This column was originally published on Roger Waldron’s blog at The Coalition for Government Procurement and was republished here with permission from the author.
The Deputy Assistant Secretary of the Air Force for Acquisition Maj. Gen. Cameron Holt is no stranger to Coalition for Government Procurement members.
During our last fall training conference before the pandemic hit our shores, Holt took to the podium and provided attendees with a discussion of his vision for bringing innovation to the procurement system. He also stayed behind after his address to listen to Coalition members discuss the challenges they face in the acquisition process.
By so doing, he led by example, demonstrating a commitment to the government-industry collaboration needed to bring about positive systemic change.
Fast-forward two years, and it is apparent that Holt’s mission has not been slowed down by the pandemic. In a presentation before a recent Government Contracting Pricing Summit, he set out not only the impediments to efficiency in procurement, but also the underlying, existential threats that make addressing those impediments hyper-critical. His presentation can be found here, and although, to some extent, it is not for the faint of heart, it should be required viewing for all stakeholders in the procurement community and beyond.
From a system standpoint, Holt pointed to bureaucratic process delays that inject time and cost into the acquisition cycle. He identified the challenges associated with obtaining and sustaining program budgets, including the uncertainty of funding as stages of a program progress to a point in time where, for contractors, the program’s profitability is anticipated. Holt also made note of something with which we are all too familiar, specifically, what some of us have called the compliance checklist nature of contracting, that is, the many activities associated with meeting the regulatory burden layered into the procurement process. All told, these challenges impact the attractiveness of the federal marketplace and future contractor participation in that marketplace. To counteract those impacts, he pointed to his organization’s own innovative efforts to reduce procurement burdens by streamlining regulations and processes, returning rationally based discretion to contracting people, and supporting those people organizationally and through training.
In describing the nation’s “slow/micromanaged Cold War resource system,” as “the number one obstacle to us competing and … developing a very strong military deterrent and strategic overmatch,” Holt offered the stark reality that must motivate systemic change: the existential threat of China. He pointed out that the procurement system plays directly into addressing the threat from China.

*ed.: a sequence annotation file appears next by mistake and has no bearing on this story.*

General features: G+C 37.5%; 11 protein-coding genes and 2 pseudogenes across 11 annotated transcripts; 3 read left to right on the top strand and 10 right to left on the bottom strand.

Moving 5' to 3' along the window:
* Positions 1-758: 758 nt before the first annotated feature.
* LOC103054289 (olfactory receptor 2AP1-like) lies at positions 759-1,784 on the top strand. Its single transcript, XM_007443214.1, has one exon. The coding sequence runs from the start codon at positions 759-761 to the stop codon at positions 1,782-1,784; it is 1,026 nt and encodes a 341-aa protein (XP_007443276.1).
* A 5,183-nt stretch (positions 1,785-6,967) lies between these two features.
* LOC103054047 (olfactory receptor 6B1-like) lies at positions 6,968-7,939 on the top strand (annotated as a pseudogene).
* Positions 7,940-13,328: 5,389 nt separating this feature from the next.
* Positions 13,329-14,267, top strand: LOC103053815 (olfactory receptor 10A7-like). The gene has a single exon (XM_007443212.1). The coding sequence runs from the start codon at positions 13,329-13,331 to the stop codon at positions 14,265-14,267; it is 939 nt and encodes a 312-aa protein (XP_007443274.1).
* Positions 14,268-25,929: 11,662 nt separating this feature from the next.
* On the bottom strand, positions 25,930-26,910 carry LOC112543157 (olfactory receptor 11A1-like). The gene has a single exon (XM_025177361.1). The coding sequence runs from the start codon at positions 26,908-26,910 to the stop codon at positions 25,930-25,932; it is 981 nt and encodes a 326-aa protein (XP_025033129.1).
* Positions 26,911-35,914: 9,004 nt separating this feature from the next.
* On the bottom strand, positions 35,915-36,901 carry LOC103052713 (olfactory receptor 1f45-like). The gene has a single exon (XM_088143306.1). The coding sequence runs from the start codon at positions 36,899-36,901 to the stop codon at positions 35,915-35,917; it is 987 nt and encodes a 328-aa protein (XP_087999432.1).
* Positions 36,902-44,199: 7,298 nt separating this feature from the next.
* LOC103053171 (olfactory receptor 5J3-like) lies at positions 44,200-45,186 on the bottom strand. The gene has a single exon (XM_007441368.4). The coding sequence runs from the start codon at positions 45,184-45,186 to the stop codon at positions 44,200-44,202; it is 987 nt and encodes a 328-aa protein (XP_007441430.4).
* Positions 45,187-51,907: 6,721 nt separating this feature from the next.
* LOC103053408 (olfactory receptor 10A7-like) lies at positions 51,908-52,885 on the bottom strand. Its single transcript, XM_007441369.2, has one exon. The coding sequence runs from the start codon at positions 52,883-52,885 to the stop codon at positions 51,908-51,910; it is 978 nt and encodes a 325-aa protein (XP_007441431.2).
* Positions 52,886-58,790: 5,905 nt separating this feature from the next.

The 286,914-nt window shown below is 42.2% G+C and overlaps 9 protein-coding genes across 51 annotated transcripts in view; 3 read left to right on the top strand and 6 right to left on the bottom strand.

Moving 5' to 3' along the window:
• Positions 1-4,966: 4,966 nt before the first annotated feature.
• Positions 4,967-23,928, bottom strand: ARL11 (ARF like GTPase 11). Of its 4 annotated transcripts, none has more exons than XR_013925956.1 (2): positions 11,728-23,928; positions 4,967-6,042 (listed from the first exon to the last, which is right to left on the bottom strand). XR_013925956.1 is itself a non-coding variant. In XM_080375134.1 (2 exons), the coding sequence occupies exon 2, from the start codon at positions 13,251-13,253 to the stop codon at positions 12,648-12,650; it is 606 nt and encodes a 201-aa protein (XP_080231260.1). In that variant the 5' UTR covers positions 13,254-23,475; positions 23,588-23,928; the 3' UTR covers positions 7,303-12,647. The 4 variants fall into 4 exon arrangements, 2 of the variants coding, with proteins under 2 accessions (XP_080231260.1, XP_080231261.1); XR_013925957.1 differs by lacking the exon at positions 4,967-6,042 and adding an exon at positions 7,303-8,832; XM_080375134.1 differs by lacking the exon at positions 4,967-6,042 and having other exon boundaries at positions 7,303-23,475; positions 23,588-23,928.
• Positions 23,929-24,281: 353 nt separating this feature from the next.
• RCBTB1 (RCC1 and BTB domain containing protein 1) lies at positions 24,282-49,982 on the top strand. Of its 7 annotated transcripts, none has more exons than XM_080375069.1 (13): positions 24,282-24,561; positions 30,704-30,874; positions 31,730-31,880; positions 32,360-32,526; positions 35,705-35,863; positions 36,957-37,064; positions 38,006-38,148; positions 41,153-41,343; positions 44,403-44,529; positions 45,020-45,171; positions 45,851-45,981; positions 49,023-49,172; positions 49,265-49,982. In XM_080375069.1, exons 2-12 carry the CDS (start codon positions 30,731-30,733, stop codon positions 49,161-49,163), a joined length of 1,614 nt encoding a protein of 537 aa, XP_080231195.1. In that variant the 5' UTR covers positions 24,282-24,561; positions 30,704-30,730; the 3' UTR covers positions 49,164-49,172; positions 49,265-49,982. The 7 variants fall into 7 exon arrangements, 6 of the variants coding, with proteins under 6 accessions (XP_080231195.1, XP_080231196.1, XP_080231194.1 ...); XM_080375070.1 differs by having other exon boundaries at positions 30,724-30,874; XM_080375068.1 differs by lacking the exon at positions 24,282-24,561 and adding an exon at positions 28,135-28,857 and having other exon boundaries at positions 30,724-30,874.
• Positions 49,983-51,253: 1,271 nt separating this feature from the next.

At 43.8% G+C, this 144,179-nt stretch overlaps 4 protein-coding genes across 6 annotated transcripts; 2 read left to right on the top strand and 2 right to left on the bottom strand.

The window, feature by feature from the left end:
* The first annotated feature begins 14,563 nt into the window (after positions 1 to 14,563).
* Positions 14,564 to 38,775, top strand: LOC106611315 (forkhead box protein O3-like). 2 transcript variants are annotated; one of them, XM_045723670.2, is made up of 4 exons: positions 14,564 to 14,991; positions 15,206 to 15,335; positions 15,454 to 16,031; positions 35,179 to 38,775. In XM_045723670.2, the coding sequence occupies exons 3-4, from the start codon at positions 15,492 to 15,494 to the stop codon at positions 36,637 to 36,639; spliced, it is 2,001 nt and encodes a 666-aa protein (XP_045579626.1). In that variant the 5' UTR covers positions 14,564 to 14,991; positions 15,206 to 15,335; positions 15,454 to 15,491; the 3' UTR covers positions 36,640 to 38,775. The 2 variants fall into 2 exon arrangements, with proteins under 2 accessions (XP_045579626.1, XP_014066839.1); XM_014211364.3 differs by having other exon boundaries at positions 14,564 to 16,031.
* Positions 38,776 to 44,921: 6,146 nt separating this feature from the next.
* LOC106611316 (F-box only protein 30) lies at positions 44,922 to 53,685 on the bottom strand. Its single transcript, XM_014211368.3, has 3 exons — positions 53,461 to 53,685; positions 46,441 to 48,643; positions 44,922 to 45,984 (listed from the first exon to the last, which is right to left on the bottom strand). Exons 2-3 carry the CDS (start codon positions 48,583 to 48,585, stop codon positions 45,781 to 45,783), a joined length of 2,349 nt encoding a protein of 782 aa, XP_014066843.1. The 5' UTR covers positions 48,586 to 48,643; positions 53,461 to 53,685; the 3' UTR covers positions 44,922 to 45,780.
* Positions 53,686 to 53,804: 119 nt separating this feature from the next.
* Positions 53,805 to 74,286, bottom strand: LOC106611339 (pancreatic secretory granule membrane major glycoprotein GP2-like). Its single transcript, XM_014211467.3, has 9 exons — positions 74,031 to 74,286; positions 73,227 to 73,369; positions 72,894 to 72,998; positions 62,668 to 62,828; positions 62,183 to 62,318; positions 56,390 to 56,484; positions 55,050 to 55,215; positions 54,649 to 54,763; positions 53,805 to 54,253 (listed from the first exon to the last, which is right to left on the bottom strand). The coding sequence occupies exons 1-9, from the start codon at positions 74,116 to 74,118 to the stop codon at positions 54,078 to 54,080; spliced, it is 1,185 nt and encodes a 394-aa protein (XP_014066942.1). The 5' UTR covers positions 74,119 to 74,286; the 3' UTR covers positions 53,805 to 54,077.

“China is … about five to six times faster than us in acquisition, and in purchasing power parity, they spend about one dollar to our $20 to get to the same capability,” he said. Regarding the sustainability of this model, the general did not mince words, stating, “We are going to lose if we can’t figure out how to drop the cost and increase the speed in our defense supply chain. It’s a mathematical certainty.”
Decade after decade, the Coalition has joined other stakeholders in their efforts to streamline and rationalize the procurement system. The Coalition’s mission, to advance common sense in government procurement, speaks to our focus on efficiency, ease of use, growth in the innovative industrial base, and promotion of the government’s collaboration with its industry peers. Like others, we have supported modern acquisition reform efforts, notably using commercial terms, conditions, products, and services to allow the government to leverage the research and development expenditures and prowess of the commercial market while freeing precious taxpayer dollars for use where needed to fulfill government-unique needs.
Today, the world is different. No longer is procurement reform just about efficiency; more than ever it is a critical to our national security. The strength of our national security hinges on making the government market attractive to innovators, thereby expanding the government’s industrial base to meet current and future challenges. One way to expand the base is to make the market as familiar to those innovators as possible, reducing the need for processes asynchronous to their main businesses. So too, programs should be funded in a manner that allows planning, predictability, and flexibility to adjust to changing circumstances. Finally, making the government market attractive to innovators also requires focusing on the fundamental purpose of the procurement system, that is delivering best value services, solutions, and products to support the federal mission on behalf of the American people.
Holt’s presentation is a wakeup call. That the conversation is underway is good. That it continues and produces results (quickly!) is imperative.